This was the topic I had to sputter on Wednesday morning at the East Dallas M.L.S. meeting over at Lubys on Mockingbird. And here I am with my two favorite BUSHES — that’s Bud Bush of Dave Perry Miller and his cousin, David Bush, who hosted Wednesday’s event. First we downed coffee, then I gave my take on our market and what the re-election of President Obama might mean. Happy to expand that discussion here, since I had about 5 hours to prepare!
The U.S. faces some serious fiscal issues, as we know, thank God we are in Texas. Neither candidate really addressed housing policy during the campaign, with the exception of Mitt Romney who said, during I believe the first debate, that Dodd-Frank had to be repealed or re-worked. I think the voter’s choice on Tuesday means housing will ultimately get more unattainable, borrowing will get more expensive, and the banks will continue to play Ebenezer Scrooge when it comes to lending.
It was a financial crisis caused by a housing bubble that nearly creamed us in 2007 and all but guaranteed John McCain’s demise… well, that and Sarah Palin. And let’s face it, we still hate wall Street. About the only thing President Obama did was bring us the first-time homebuyer credit, which drove up the deficit at a cost of $16.2 billion but did help some homebuyers, whcih in turn helped some agents. That was the blip of good real estate news we had in 2009/2010 — remember?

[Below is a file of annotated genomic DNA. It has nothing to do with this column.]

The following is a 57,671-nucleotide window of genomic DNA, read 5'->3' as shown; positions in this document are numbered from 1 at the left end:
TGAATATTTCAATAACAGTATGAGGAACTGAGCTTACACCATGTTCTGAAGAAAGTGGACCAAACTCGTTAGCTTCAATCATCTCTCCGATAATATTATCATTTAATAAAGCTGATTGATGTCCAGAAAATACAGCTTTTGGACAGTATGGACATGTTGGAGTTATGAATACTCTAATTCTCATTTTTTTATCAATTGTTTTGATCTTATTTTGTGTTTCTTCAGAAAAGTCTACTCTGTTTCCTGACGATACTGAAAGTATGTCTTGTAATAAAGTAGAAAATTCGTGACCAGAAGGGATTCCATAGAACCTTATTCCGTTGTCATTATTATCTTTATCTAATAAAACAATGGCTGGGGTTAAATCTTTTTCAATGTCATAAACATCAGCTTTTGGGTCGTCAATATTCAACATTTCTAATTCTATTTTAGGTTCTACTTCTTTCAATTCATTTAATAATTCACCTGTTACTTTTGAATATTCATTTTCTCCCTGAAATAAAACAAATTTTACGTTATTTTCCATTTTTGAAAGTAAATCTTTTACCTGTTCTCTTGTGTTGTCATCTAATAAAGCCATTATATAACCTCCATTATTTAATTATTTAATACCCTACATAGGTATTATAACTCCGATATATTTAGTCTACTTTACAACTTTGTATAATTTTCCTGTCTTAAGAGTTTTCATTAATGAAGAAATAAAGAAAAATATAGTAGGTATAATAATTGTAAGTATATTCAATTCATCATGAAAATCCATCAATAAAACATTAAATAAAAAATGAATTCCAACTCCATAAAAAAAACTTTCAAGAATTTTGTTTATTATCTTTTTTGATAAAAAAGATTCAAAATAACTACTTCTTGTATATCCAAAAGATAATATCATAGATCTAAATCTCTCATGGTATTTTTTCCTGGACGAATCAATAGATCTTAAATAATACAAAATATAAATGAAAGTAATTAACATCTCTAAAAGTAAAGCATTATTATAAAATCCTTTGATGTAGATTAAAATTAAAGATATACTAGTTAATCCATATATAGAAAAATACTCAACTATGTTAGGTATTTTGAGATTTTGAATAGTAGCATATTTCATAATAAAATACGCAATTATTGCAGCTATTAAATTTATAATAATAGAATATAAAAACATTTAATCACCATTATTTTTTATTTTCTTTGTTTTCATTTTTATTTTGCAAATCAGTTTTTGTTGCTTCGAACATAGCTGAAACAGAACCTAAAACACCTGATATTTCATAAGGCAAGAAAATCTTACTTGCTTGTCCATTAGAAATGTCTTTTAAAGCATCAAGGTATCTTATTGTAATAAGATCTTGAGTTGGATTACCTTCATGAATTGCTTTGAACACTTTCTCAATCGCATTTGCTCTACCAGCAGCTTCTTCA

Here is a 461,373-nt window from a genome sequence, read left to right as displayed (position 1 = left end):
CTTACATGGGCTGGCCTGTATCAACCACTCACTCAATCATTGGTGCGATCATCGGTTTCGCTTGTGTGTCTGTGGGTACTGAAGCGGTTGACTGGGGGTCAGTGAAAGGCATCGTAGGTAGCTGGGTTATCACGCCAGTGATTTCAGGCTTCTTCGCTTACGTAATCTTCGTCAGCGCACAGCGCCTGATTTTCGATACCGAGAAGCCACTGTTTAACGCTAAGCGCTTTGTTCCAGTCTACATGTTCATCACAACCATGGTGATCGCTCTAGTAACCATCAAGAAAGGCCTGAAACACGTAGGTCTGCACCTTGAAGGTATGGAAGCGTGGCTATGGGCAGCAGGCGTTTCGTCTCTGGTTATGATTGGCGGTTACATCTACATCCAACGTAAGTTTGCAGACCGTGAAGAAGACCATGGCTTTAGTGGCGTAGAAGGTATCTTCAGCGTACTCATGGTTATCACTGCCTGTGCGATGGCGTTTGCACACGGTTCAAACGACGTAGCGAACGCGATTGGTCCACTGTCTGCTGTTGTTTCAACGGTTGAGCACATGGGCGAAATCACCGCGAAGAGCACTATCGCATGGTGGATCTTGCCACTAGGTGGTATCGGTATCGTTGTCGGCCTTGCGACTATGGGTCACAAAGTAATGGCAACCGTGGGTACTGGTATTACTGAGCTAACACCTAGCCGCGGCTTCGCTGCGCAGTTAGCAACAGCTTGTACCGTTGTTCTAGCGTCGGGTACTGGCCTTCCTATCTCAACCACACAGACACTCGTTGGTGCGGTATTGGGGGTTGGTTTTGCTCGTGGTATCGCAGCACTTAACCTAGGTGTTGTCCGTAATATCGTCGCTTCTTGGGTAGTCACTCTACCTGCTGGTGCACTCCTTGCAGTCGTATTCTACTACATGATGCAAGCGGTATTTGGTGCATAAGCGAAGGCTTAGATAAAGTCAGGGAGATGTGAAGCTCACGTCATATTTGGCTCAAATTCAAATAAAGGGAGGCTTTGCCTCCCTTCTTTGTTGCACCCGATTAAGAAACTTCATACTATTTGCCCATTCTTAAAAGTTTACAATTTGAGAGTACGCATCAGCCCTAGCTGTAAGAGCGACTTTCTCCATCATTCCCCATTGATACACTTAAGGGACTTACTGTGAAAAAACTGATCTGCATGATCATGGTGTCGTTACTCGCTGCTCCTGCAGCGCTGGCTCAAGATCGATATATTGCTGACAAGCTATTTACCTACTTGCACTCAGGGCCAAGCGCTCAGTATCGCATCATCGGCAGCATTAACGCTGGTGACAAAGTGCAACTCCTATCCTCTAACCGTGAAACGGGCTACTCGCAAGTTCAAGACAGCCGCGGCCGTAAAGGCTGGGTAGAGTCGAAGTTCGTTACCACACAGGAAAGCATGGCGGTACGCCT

President Obama’s victory means that Federal Reserve Chairman Ben Bernanke will likely stick around, and the Fed will keep interest rates low. Like I told someone the other day: as long as the economy is crappy, interest rates will be low. Wall Street wasn’t happy about his/the election. But low interest rates make for good government sound bites because while interest rates are low, banks are still pretty tight with lending. If you are self-employed, forget borrowing even a loaf of bread!
That this administration loves high-density living is no secret. It just so happens developers have been building apartments in Dallas as fast as you can pound a nail with a hammer. We are gearing up for more population growth, something I believe Hurricane Sandy will spur. I digress: one of my FaceBook friends in New York waited two hours for gas today and there was none. Mayor Bloomberg has called for gas rationing.